Wen-Chiao Yu & Peichin Chang



Conceptual beliefs learners hold may influence learning strategies and outcomes of learning. Little research, however, has investigated English as a Foreign Language (EFL) learners’ views of multimodality presented in the most accessible learning materials, their English textbooks. A total of sixteen 11th graders participated, half from the language gifted (LG) class and half from the regular social science (RSS) class. They were interviewed to investigate conceptions and how proficiency level regulates conceptions. The phenomenographic method was applied to iteratively analyze the students’ utterances. Five qualitatively different categories of conceptions emerged, including, from the lowest in rank, Read for textual information only, Read with engaging visual aids, Read bi-modally for facts, Read bi-modally to comprehend, and Read bi-modally and critically. The results revealed that bi-modal reading has the potential to enhance comprehension as indicated by the greatest number of conceptions, Read bi-modally to comprehend, and motivate learning, as in Read with engaging visual aids, ranked the second. Next, investigating the tie of proficiency to conceptions suggests that while the LG group was attuned bi-modally in advanced cognitive processing, the RSS group was more divided, in that some heavily relied on text while others were comfortable using both text and images to read critically.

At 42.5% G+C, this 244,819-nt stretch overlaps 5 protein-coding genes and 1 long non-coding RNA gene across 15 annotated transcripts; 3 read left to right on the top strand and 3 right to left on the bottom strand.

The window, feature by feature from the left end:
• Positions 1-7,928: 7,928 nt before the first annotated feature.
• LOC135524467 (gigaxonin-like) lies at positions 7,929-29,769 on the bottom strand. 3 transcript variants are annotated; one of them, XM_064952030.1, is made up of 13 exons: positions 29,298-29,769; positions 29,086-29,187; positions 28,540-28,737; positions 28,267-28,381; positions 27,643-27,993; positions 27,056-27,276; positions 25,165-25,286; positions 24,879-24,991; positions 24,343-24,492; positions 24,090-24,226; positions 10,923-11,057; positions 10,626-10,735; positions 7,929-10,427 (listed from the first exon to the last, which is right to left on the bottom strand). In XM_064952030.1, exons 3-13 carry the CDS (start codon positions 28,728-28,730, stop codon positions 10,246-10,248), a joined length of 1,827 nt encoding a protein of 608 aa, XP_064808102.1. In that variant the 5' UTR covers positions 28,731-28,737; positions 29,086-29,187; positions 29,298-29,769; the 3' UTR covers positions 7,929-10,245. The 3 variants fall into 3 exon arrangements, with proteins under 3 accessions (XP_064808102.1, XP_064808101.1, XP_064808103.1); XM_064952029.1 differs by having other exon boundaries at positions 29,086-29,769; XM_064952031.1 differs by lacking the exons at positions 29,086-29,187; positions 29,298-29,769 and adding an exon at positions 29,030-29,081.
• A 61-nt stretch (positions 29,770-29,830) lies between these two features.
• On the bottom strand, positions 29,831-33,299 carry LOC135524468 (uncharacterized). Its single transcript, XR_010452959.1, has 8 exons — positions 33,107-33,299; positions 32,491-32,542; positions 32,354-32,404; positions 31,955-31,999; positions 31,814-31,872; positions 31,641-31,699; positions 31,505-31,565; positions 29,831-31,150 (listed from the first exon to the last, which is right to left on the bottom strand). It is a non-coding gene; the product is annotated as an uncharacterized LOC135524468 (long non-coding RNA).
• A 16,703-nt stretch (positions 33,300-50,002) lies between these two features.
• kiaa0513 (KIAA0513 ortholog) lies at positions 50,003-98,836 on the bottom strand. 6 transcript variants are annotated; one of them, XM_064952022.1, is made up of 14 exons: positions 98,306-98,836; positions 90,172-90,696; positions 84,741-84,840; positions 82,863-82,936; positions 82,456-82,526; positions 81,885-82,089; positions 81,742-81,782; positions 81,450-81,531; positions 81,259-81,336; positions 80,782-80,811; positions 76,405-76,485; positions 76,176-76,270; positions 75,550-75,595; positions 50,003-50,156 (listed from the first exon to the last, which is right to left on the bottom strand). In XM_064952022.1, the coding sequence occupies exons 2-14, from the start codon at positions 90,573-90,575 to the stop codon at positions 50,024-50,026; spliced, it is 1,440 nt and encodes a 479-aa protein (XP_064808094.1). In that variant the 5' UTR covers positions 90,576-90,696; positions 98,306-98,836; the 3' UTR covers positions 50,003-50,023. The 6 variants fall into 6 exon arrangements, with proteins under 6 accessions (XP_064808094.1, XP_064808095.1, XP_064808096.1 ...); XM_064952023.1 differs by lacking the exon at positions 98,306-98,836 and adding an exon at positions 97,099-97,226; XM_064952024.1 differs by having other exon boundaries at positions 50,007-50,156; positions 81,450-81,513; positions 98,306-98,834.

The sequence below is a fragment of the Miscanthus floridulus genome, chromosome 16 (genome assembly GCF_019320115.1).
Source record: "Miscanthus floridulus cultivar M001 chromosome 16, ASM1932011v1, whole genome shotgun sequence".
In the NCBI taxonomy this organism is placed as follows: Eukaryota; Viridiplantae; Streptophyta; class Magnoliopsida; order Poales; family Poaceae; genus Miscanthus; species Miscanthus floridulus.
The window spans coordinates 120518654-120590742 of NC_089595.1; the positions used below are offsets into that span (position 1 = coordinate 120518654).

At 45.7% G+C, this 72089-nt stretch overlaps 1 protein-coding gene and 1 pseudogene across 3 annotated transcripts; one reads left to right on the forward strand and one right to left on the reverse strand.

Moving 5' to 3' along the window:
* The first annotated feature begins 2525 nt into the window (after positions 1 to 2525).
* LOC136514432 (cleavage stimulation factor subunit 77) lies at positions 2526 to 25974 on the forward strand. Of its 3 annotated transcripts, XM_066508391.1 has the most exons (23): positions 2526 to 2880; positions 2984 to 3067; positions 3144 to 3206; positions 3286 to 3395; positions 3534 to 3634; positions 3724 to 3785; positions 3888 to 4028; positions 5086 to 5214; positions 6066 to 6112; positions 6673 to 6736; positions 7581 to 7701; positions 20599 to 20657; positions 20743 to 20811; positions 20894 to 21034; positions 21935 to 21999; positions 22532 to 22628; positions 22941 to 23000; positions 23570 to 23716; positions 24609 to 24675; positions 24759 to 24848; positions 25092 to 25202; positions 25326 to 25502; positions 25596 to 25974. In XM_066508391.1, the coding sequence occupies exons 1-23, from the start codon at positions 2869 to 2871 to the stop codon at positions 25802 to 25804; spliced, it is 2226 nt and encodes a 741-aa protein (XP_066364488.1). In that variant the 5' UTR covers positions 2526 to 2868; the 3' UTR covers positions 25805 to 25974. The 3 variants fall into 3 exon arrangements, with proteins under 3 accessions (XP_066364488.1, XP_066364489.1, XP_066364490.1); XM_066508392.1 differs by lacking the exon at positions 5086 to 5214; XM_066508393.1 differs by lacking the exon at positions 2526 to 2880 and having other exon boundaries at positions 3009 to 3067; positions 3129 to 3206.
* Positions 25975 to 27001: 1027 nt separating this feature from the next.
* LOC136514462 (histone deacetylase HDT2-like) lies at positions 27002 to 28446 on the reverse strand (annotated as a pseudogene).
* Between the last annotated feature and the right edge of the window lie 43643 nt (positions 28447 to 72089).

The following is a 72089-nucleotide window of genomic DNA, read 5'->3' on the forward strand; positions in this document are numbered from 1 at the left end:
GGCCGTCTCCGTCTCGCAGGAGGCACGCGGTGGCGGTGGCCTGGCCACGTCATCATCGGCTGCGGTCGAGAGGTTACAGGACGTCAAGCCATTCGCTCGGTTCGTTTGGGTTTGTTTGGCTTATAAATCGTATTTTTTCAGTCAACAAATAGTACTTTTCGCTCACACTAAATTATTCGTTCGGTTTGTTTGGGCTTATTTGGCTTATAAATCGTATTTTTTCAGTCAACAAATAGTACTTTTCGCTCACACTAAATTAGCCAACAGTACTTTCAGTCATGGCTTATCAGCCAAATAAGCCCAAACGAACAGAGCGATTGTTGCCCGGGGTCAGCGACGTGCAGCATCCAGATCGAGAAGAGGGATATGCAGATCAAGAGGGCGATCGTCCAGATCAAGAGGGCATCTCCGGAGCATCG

Key Words: conceptions, multimodality, reading comprehension